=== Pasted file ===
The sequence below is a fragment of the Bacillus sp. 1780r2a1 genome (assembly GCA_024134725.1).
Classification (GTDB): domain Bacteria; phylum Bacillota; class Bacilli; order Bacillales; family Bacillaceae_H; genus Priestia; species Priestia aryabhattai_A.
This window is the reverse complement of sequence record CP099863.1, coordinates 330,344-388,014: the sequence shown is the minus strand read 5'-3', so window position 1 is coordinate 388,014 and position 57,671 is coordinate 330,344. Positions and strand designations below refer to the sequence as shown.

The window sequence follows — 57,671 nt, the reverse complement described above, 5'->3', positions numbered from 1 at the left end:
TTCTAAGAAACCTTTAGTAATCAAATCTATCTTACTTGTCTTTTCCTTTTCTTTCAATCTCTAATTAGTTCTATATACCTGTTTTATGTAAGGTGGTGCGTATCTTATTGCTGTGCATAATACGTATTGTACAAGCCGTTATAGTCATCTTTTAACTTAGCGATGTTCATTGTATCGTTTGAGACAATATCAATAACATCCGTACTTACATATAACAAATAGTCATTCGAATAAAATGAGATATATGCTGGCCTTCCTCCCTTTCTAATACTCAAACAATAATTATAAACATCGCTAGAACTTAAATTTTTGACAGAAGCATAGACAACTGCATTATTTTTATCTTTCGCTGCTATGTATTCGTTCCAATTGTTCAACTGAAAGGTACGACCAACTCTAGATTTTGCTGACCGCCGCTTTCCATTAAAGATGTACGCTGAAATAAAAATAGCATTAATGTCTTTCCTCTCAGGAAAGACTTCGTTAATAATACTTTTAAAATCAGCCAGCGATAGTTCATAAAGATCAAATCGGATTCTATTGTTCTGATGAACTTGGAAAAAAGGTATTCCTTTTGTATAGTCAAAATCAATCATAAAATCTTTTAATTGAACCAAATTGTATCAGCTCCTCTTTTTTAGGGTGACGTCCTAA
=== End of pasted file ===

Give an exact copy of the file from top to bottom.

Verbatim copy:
The sequence below is a fragment of the Bacillus sp. 1780r2a1 genome (assembly GCA_024134725.1).
Classification (GTDB): domain Bacteria; phylum Bacillota; class Bacilli; order Bacillales; family Bacillaceae_H; genus Priestia; species Priestia aryabhattai_A.
This window is the reverse complement of sequence record CP099863.1, coordinates 330,344-388,014: the sequence shown is the minus strand read 5'-3', so window position 1 is coordinate 388,014 and position 57,671 is coordinate 330,344. Positions and strand designations below refer to the sequence as shown.

The window sequence follows — 57,671 nt, the reverse complement described above, 5'->3', positions numbered from 1 at the left end:
TTCTAAGAAACCTTTAGTAATCAAATCTATCTTACTTGTCTTTTCCTTTTCTTTCAATCTCTAATTAGTTCTATATACCTGTTTTATGTAAGGTGGTGCGTATCTTATTGCTGTGCATAATACGTATTGTACAAGCCGTTATAGTCATCTTTTAACTTAGCGATGTTCATTGTATCGTTTGAGACAATATCAATAACATCCGTACTTACATATAACAAATAGTCATTCGAATAAAATGAGATATATGCTGGCCTTCCTCCCTTTCTAATACTCAAACAATAATTATAAACATCGCTAGAACTTAAATTTTTGACAGAAGCATAGACAACTGCATTATTTTTATCTTTCGCTGCTATGTATTCGTTCCAATTGTTCAACTGAAAGGTACGACCAACTCTAGATTTTGCTGACCGCCGCTTTCCATTAAAGATGTACGCTGAAATAAAAATAGCATTAATGTCTTTCCTCTCAGGAAAGACTTCGTTAATAATACTTTTAAAATCAGCCAGCGATAGTTCATAAAGATCAAATCGGATTCTATTGTTCTGATGAACTTGGAAAAAAGGTATTCCTTTTGTATAGTCAAAATCAATCATAAAATCTTTTAATTGAACCAAATTGTATCAGCTCCTCTTTTTTAGGGTGACGTCCTAA